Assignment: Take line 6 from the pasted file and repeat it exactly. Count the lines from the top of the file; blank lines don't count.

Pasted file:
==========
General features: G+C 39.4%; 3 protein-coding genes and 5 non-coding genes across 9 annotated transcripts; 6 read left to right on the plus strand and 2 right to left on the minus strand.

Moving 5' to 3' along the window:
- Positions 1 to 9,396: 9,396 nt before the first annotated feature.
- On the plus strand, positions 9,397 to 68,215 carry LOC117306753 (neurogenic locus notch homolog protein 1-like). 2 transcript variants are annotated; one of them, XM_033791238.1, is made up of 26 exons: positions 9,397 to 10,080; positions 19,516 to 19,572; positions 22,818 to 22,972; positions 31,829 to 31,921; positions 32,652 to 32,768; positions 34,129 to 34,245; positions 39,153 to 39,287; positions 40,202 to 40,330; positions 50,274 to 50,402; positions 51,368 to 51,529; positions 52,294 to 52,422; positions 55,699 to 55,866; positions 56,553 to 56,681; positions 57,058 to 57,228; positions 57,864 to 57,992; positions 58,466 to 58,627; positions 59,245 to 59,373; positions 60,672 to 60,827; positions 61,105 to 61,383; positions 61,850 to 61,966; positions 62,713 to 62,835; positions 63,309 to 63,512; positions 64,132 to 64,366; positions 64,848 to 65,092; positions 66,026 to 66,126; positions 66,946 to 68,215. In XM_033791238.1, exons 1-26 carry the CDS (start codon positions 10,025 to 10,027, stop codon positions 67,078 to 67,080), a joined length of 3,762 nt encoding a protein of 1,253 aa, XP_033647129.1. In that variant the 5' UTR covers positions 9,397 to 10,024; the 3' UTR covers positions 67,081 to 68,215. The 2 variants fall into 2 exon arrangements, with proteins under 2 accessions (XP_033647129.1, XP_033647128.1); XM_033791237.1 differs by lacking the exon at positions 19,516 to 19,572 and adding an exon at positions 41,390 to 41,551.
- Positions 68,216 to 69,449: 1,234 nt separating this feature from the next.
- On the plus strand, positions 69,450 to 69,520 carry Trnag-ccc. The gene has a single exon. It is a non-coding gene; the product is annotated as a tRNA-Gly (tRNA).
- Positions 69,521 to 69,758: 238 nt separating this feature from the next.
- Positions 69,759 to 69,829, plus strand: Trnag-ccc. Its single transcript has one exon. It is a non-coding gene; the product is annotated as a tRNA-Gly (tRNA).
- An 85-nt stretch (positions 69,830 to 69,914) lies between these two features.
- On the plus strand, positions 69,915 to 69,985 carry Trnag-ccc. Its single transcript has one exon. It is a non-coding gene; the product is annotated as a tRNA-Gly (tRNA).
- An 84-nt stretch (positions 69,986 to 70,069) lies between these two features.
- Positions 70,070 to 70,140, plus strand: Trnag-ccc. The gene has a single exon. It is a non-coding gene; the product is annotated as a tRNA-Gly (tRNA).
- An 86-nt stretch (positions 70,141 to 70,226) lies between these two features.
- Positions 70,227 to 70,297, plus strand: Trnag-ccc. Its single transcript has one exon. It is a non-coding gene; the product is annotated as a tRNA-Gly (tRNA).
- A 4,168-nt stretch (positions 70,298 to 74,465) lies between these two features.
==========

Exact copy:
- On the plus strand, positions 69,450 to 69,520 carry Trnag-ccc. The gene has a single exon. It is a non-coding gene; the product is annotated as a tRNA-Gly (tRNA).